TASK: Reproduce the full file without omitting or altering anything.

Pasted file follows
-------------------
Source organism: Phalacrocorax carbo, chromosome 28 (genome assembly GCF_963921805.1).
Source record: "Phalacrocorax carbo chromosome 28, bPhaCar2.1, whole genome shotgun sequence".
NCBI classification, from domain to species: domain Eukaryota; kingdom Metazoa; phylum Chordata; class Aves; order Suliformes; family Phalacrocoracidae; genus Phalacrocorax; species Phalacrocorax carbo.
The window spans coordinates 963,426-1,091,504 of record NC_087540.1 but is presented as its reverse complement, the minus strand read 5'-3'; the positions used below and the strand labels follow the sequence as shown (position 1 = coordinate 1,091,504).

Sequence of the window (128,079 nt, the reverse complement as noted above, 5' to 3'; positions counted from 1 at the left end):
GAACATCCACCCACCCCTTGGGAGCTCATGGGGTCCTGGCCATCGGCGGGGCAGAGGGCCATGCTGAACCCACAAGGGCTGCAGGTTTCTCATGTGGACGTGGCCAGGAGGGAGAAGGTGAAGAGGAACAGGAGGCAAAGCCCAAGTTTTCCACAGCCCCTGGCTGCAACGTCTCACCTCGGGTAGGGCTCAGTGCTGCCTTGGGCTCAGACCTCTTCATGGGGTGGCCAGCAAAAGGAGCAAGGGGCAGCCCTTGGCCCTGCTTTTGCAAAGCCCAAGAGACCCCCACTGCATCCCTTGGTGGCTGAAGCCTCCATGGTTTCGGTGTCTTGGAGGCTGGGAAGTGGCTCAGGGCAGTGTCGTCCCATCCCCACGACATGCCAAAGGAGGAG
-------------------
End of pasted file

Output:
Source organism: Phalacrocorax carbo, chromosome 28 (genome assembly GCF_963921805.1).
Source record: "Phalacrocorax carbo chromosome 28, bPhaCar2.1, whole genome shotgun sequence".
NCBI classification, from domain to species: domain Eukaryota; kingdom Metazoa; phylum Chordata; class Aves; order Suliformes; family Phalacrocoracidae; genus Phalacrocorax; species Phalacrocorax carbo.
The window spans coordinates 963,426-1,091,504 of record NC_087540.1 but is presented as its reverse complement, the minus strand read 5'-3'; the positions used below and the strand labels follow the sequence as shown (position 1 = coordinate 1,091,504).

Sequence of the window (128,079 nt, the reverse complement as noted above, 5' to 3'; positions counted from 1 at the left end):
GAACATCCACCCACCCCTTGGGAGCTCATGGGGTCCTGGCCATCGGCGGGGCAGAGGGCCATGCTGAACCCACAAGGGCTGCAGGTTTCTCATGTGGACGTGGCCAGGAGGGAGAAGGTGAAGAGGAACAGGAGGCAAAGCCCAAGTTTTCCACAGCCCCTGGCTGCAACGTCTCACCTCGGGTAGGGCTCAGTGCTGCCTTGGGCTCAGACCTCTTCATGGGGTGGCCAGCAAAAGGAGCAAGGGGCAGCCCTTGGCCCTGCTTTTGCAAAGCCCAAGAGACCCCCACTGCATCCCTTGGTGGCTGAAGCCTCCATGGTTTCGGTGTCTTGGAGGCTGGGAAGTGGCTCAGGGCAGTGTCGTCCCATCCCCACGACATGCCAAAGGAGGAG